Plungers are among the basic household equipment that each person ought to have in their home. But did you know that the term is not specific to these household items? In this article, we will talk about the different types of plungers and their applications.

These simple tools are very important when it comes to simple drains repair projects. They are very easy to use and are often the first remedy that people go for when the drainage system within the house is blocked. If used appropriately their application takes effect in a matter of seconds. Plungers can help you save a lot of money that could have been used on hiring a professional.

Plungers are fitted with two main components a rubber end which in most cases is in the shape of a cup and a handle. They work through the pressure and suction principle which is dependent on air pressure from the external environment. It is important to keep in mind that the cups fitted on some plungers may have different shapes. 

In most cases, the shape of the rubber cup is what will determine which part of the house the plunger will be used. Here is a highlight of different types of plungers and how to use them.

Sink Plunger

The sink plunger is the most common type of plunger that nearly everyone has in their home. Like the name suggests this type of plunger is highly effective on blocked kitchen sinks. This is made possible due to their limitless suction force that is created when the rubber cup is pressed against a flat surface.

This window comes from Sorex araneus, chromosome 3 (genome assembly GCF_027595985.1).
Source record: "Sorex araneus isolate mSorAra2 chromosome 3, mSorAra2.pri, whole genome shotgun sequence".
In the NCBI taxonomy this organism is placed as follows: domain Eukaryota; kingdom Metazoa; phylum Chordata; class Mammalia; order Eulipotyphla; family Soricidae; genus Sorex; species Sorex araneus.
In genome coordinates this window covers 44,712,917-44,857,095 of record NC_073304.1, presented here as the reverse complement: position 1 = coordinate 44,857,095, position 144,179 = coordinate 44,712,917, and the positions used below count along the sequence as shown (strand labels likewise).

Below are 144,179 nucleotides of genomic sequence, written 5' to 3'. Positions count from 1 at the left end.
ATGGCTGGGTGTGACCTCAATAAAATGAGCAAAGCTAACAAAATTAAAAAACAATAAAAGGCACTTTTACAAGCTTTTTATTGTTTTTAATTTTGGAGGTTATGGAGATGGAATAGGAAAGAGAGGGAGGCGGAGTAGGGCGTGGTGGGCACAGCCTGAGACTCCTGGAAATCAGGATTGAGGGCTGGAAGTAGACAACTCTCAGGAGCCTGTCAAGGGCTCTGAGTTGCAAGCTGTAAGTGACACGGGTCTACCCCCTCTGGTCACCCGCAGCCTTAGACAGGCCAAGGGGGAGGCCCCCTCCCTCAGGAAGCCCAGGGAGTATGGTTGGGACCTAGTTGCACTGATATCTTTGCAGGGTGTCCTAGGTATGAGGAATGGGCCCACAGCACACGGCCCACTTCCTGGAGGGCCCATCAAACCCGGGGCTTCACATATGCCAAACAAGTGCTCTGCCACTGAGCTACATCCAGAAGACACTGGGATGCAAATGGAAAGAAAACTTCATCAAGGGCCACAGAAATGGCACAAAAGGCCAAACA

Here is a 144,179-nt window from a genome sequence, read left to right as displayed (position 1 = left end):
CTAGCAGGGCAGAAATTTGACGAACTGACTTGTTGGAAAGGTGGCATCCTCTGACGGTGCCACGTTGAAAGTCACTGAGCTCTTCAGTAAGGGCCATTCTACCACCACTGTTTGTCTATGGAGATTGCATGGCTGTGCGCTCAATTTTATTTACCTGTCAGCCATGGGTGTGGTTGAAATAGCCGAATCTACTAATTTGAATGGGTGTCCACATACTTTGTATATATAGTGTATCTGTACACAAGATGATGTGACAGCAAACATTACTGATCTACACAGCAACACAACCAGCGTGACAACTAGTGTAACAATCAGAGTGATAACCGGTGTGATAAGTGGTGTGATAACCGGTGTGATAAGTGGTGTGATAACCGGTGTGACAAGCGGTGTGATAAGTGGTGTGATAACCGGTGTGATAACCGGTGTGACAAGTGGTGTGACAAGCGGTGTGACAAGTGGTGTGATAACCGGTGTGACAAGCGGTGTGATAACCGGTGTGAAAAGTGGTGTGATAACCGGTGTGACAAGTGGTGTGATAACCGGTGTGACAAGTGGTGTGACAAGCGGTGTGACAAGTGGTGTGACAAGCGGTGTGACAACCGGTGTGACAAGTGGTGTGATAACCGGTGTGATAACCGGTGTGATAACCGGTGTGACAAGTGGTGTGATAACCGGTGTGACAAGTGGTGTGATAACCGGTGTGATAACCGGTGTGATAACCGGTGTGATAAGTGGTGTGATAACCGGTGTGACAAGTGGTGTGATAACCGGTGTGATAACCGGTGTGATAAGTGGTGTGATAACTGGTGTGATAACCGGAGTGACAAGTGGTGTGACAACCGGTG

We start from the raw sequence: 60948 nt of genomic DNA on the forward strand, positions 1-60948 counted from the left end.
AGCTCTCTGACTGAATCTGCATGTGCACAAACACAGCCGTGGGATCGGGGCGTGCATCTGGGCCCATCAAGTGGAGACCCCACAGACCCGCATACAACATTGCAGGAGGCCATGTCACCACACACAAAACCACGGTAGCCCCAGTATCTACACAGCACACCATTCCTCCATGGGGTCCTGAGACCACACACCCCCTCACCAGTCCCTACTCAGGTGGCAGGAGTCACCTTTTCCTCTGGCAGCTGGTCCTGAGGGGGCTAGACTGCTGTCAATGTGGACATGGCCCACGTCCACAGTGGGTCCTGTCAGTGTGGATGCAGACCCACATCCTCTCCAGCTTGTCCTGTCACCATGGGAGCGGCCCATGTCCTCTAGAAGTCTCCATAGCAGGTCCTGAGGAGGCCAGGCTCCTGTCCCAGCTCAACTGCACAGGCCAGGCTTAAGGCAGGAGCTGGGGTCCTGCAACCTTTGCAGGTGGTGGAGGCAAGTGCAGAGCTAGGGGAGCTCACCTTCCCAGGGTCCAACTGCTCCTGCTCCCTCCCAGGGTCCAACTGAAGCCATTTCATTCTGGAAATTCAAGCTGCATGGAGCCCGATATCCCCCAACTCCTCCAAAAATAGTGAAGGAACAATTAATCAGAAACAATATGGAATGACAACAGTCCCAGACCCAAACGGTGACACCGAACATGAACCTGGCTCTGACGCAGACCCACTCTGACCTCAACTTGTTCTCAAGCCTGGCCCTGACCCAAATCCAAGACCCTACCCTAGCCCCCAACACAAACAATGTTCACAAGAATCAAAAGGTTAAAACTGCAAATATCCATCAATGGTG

Using this plunger is very easy all you have to do is to ensure that the rubber head is placed at such an angle that if you press it against the drainage opening there will be no space for air to escape. This will create a vacuum inside the cup and at the same time building pressure on the outward surface of the cup.

After the cup has been pressed and enough suction force is created, simply pull back the handle without disengaging the cup from the surface. Repeat this continuously until you see the water flowing freely into the drainage opening. Apart from being used on kitchen sinks, this plunger can also be used to unclog bathtubs and shower drainage systems provided there is a flat surface.

Different Types of Plungers and how to use them

Accordion Plunger

This category of plungers is very good when it comes to dealing with toilet clogs. Their design makes them a very powerful tool when applied onto toilet bowls. They have a part that looks like a pressure chamber where all the action takes place. The cup fitted on accordion plungers is smaller compared to that on sink plungers.

The material from which they are made is also strong and very elastic creating a powerful amount of suction force that is needed in clearing toilet clogs. The blockage material will go through a shockwave adventure created by the suction force, if you will. The idea behind this unique look is that the small cup end is what goes inside the toilet bowl. When the cup has been fully inserted inside the toilet press on the handle to create pressure that will result in a suction force.

Flange Plunger

Commonly known as the toilet plunger the flange plunger is also another type of plunger that has a unique design. Unlike the previously mentioned plungers, this type of plungers has two cups. The larger cup is identical to that on sink plungers but the smaller cup is almost the same as that on accordion plungers. In a nutshell, the flange plunger is something close to a perfect blend between the sink plunger and the accordion plunger.